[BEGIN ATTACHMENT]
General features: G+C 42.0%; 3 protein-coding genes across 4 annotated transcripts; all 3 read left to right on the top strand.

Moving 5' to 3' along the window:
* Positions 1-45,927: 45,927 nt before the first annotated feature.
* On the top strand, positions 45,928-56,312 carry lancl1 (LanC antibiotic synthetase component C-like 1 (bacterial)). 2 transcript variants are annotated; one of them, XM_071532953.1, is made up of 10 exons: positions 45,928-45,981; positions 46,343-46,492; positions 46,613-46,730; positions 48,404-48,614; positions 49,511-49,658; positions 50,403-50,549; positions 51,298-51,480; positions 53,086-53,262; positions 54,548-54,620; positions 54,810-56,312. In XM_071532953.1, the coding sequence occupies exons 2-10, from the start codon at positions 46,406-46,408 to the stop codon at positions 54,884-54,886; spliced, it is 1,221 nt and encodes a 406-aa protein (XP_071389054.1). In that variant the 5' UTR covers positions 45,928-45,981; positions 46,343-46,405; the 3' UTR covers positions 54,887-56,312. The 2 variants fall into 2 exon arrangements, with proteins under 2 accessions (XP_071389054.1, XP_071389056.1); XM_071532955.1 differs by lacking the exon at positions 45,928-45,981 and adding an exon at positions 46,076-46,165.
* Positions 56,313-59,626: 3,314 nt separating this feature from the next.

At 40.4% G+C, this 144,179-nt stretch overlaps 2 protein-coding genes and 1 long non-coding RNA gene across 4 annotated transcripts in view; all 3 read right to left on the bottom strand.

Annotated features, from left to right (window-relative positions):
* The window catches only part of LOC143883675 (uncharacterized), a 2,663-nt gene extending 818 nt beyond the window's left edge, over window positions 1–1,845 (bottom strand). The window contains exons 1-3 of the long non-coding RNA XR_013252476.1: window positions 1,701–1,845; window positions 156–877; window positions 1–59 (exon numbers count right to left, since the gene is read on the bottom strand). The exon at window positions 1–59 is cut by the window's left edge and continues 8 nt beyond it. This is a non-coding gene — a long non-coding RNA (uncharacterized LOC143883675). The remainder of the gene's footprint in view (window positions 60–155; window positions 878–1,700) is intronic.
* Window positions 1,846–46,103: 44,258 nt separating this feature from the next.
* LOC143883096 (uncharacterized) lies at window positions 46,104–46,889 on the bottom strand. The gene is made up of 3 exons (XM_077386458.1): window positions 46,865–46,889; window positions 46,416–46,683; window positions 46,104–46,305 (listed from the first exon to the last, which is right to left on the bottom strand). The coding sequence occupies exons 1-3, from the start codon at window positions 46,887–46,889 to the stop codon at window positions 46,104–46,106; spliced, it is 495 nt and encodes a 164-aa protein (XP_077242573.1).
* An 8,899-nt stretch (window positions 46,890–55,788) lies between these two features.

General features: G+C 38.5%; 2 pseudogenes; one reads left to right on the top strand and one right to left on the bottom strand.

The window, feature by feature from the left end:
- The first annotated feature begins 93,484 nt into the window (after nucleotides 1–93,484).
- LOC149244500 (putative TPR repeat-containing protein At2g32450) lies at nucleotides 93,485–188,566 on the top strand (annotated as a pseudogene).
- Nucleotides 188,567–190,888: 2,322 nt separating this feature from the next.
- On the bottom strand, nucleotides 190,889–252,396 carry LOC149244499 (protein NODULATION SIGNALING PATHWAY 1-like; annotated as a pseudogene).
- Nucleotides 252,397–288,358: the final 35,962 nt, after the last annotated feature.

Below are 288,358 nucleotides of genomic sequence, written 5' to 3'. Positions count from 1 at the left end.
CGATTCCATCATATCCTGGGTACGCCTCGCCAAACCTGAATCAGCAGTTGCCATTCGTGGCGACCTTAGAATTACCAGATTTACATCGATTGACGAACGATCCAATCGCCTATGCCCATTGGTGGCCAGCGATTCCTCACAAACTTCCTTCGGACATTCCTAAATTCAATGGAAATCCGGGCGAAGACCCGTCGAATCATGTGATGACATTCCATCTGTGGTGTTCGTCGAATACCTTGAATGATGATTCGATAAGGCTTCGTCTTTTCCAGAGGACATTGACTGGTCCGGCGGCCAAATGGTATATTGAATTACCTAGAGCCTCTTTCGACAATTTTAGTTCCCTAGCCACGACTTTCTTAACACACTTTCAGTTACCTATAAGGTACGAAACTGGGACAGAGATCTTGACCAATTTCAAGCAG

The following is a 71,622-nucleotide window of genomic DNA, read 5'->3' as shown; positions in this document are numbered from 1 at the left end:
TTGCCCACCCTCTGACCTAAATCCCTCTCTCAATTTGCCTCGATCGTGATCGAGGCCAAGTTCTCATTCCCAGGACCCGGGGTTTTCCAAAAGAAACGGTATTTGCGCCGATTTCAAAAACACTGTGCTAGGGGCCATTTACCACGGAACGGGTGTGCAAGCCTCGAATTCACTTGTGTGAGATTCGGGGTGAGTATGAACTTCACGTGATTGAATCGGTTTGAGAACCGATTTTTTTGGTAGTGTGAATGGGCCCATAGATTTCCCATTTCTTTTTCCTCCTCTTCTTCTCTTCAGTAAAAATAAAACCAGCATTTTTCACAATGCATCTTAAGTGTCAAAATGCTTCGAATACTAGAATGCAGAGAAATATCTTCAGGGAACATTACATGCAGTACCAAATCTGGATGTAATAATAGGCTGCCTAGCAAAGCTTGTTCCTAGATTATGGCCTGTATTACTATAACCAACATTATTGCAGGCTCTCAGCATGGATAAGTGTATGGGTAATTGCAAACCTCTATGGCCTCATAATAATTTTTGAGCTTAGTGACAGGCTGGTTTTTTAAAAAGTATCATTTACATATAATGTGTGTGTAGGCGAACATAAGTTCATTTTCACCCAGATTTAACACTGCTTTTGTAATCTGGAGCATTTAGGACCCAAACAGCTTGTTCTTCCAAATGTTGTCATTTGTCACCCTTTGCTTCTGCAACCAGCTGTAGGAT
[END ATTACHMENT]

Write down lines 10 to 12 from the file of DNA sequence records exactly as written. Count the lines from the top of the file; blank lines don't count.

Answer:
* LOC143883096 (uncharacterized) lies at window positions 46,104–46,889 on the bottom strand. The gene is made up of 3 exons (XM_077386458.1): window positions 46,865–46,889; window positions 46,416–46,683; window positions 46,104–46,305 (listed from the first exon to the last, which is right to left on the bottom strand). The coding sequence occupies exons 1-3, from the start codon at window positions 46,887–46,889 to the stop codon at window positions 46,104–46,106; spliced, it is 495 nt and encodes a 164-aa protein (XP_077242573.1).
* An 8,899-nt stretch (window positions 46,890–55,788) lies between these two features.

General features: G+C 38.5%; 2 pseudogenes; one reads left to right on the top strand and one right to left on the bottom strand.